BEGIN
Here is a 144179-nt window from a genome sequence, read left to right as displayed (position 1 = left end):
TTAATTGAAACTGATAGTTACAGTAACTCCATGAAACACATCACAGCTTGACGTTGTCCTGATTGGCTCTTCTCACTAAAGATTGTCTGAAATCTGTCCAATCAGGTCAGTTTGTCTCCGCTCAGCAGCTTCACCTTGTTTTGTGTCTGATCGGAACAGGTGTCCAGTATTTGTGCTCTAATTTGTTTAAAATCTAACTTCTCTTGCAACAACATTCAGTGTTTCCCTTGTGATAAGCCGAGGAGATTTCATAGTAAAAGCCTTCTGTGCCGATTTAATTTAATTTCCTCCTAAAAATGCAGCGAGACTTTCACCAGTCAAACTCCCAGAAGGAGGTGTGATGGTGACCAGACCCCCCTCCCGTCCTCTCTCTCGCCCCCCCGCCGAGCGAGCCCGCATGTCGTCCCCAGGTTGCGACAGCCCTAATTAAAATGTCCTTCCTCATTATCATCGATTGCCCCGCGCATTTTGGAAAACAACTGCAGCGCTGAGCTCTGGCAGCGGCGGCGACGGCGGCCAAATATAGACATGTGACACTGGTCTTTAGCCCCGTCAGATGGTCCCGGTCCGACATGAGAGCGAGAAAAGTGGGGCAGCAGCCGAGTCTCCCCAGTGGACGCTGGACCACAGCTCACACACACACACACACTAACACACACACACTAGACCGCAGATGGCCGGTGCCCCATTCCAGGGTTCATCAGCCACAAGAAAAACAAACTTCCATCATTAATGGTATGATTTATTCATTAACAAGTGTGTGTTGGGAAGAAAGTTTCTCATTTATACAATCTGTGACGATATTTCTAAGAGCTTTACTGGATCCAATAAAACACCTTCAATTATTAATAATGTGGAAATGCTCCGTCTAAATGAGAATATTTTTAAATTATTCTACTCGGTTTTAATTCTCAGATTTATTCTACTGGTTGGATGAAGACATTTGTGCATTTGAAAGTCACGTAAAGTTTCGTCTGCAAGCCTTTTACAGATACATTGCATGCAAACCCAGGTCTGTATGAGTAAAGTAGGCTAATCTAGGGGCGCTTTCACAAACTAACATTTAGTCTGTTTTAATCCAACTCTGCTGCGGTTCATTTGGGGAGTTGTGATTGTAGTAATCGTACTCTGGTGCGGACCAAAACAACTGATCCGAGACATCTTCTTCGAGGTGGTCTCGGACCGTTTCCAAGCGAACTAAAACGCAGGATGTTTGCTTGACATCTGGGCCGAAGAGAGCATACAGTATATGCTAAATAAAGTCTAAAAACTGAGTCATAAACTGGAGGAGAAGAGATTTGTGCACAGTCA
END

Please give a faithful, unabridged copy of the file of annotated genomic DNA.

Here is a 144179-nt window from a genome sequence, read left to right as displayed (position 1 = left end):
TTAATTGAAACTGATAGTTACAGTAACTCCATGAAACACATCACAGCTTGACGTTGTCCTGATTGGCTCTTCTCACTAAAGATTGTCTGAAATCTGTCCAATCAGGTCAGTTTGTCTCCGCTCAGCAGCTTCACCTTGTTTTGTGTCTGATCGGAACAGGTGTCCAGTATTTGTGCTCTAATTTGTTTAAAATCTAACTTCTCTTGCAACAACATTCAGTGTTTCCCTTGTGATAAGCCGAGGAGATTTCATAGTAAAAGCCTTCTGTGCCGATTTAATTTAATTTCCTCCTAAAAATGCAGCGAGACTTTCACCAGTCAAACTCCCAGAAGGAGGTGTGATGGTGACCAGACCCCCCTCCCGTCCTCTCTCTCGCCCCCCCGCCGAGCGAGCCCGCATGTCGTCCCCAGGTTGCGACAGCCCTAATTAAAATGTCCTTCCTCATTATCATCGATTGCCCCGCGCATTTTGGAAAACAACTGCAGCGCTGAGCTCTGGCAGCGGCGGCGACGGCGGCCAAATATAGACATGTGACACTGGTCTTTAGCCCCGTCAGATGGTCCCGGTCCGACATGAGAGCGAGAAAAGTGGGGCAGCAGCCGAGTCTCCCCAGTGGACGCTGGACCACAGCTCACACACACACACACACTAACACACACACACTAGACCGCAGATGGCCGGTGCCCCATTCCAGGGTTCATCAGCCACAAGAAAAACAAACTTCCATCATTAATGGTATGATTTATTCATTAACAAGTGTGTGTTGGGAAGAAAGTTTCTCATTTATACAATCTGTGACGATATTTCTAAGAGCTTTACTGGATCCAATAAAACACCTTCAATTATTAATAATGTGGAAATGCTCCGTCTAAATGAGAATATTTTTAAATTATTCTACTCGGTTTTAATTCTCAGATTTATTCTACTGGTTGGATGAAGACATTTGTGCATTTGAAAGTCACGTAAAGTTTCGTCTGCAAGCCTTTTACAGATACATTGCATGCAAACCCAGGTCTGTATGAGTAAAGTAGGCTAATCTAGGGGCGCTTTCACAAACTAACATTTAGTCTGTTTTAATCCAACTCTGCTGCGGTTCATTTGGGGAGTTGTGATTGTAGTAATCGTACTCTGGTGCGGACCAAAACAACTGATCCGAGACATCTTCTTCGAGGTGGTCTCGGACCGTTTCCAAGCGAACTAAAACGCAGGATGTTTGCTTGACATCTGGGCCGAAGAGAGCATACAGTATATGCTAAATAAAGTCTAAAAACTGAGTCATAAACTGGAGGAGAAGAGATTTGTGCACAGTCA